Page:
I am not interested in changing the world. I’d rather change the way we talk about it. No, this is not a manifesto for underachievers: To change the world, we need to change the way we think, talk, and write about the institutions, values, and people that give shape to this world.
In so doing, we must radically re-examine what is news. This is not necessarily a new question, nor one that has not been answered before. It’s one of those questions that are not just worth answering, but also worth asking, time and time again, as the world evolves along with the storytelling structures that sustain it.
These soft, storytelling structures set the form and the shape of news. They suggest which stories are emphasized, and how.
What is news?
What counts as news?
What is covered as new?
What is considered new and what is labeled old?
What do we lose sight of, when we focus just on what is new?
What do algorithms register as new?
Old is not the opposite of new, and history is not the opposite of journalism. The new is the opportunity embedded within that which is considered old. And old is the context that sets the form the new takes on.
Most media conglomerates obsess with covering the latest news. The new-est. This has gradually become an exercise in futility, because emerging technologies of news storytelling change the meaning of journalism. Journalists are no longer the first ones, or the only ones telling the story. Trying to desperately continue to do so leads to an obsession with instantaneity in news reporting that robs stories of their substance, and journalism of its potential.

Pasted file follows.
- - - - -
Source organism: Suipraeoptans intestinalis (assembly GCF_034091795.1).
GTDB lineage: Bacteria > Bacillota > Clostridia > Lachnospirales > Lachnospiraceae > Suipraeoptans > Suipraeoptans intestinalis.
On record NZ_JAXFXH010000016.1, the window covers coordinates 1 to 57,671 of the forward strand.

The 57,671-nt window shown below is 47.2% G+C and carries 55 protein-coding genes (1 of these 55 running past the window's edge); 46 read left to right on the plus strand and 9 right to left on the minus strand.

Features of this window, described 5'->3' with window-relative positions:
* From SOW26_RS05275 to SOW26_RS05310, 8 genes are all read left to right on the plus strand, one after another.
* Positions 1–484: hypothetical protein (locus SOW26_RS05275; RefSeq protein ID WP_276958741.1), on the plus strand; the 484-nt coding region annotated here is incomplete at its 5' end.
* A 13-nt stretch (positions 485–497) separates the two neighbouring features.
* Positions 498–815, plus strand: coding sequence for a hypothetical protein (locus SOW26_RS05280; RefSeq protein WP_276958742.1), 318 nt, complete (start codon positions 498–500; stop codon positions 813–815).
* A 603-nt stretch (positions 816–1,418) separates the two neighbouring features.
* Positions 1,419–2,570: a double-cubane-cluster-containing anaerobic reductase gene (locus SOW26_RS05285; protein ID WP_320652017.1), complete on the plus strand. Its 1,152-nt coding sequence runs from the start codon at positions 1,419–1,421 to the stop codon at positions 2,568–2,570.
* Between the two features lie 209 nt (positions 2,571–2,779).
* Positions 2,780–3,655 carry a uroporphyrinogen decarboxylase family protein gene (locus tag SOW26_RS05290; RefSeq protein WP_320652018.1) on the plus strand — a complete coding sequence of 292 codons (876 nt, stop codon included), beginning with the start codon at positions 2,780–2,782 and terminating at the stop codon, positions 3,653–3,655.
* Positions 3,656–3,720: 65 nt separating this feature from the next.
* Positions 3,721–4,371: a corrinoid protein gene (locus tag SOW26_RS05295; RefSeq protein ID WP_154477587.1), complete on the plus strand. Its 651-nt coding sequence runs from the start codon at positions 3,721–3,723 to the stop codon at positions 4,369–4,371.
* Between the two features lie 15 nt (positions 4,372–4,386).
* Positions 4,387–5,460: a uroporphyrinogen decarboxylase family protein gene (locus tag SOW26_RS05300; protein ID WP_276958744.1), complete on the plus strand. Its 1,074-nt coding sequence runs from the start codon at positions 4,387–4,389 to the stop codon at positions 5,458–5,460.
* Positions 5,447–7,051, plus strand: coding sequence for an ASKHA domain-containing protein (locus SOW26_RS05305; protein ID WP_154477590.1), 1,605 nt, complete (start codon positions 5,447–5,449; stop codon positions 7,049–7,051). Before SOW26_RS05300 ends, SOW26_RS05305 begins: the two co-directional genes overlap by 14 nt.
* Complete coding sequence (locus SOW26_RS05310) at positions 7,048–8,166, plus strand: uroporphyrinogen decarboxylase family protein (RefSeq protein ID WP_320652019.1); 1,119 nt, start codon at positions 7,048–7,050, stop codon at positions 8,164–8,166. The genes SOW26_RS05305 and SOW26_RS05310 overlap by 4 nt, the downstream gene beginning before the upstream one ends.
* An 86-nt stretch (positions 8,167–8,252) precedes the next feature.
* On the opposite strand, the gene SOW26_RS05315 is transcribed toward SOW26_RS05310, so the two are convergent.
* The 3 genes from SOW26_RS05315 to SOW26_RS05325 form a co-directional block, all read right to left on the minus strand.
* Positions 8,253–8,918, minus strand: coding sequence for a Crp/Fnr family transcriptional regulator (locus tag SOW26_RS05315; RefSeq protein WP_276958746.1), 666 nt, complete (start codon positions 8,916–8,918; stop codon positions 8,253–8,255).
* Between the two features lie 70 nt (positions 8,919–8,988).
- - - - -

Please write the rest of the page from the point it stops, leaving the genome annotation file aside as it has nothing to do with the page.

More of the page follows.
And yet media conglomerates continue to participate in the race for instantaneity, a race they are doomed to finish second, if not last. News becomes a colorless background, wallpaper to our everyday experience, rather than a dynamic, substantial map of the world we live in.
Big media won’t turn away from this trend. But smaller media have, and in so doing, they have captured the interests of a public cynical towards formulaic media coverage. And thus they have begun to change the news ecosystem, one story at a time. In the past few years, we have seen the rise of smaller, more flexible, independent news storytelling organizations populate the news ecosystem. I am hoping these will restore the plurality we lost. The internet and its surrounding platforms have supported these newer storytelling mechanisms. Technology is not here to destroy journalism, as many fear, but to help us reimagine what is news, and how stories are told.
So my prediction for 2016? Here’s to people who change how we think about the news. Here’s to people who change how we tell stories. Here’s to the return of the independents!
Zizi Papacharissi is professor of communication at the University of Illinois at Chicago.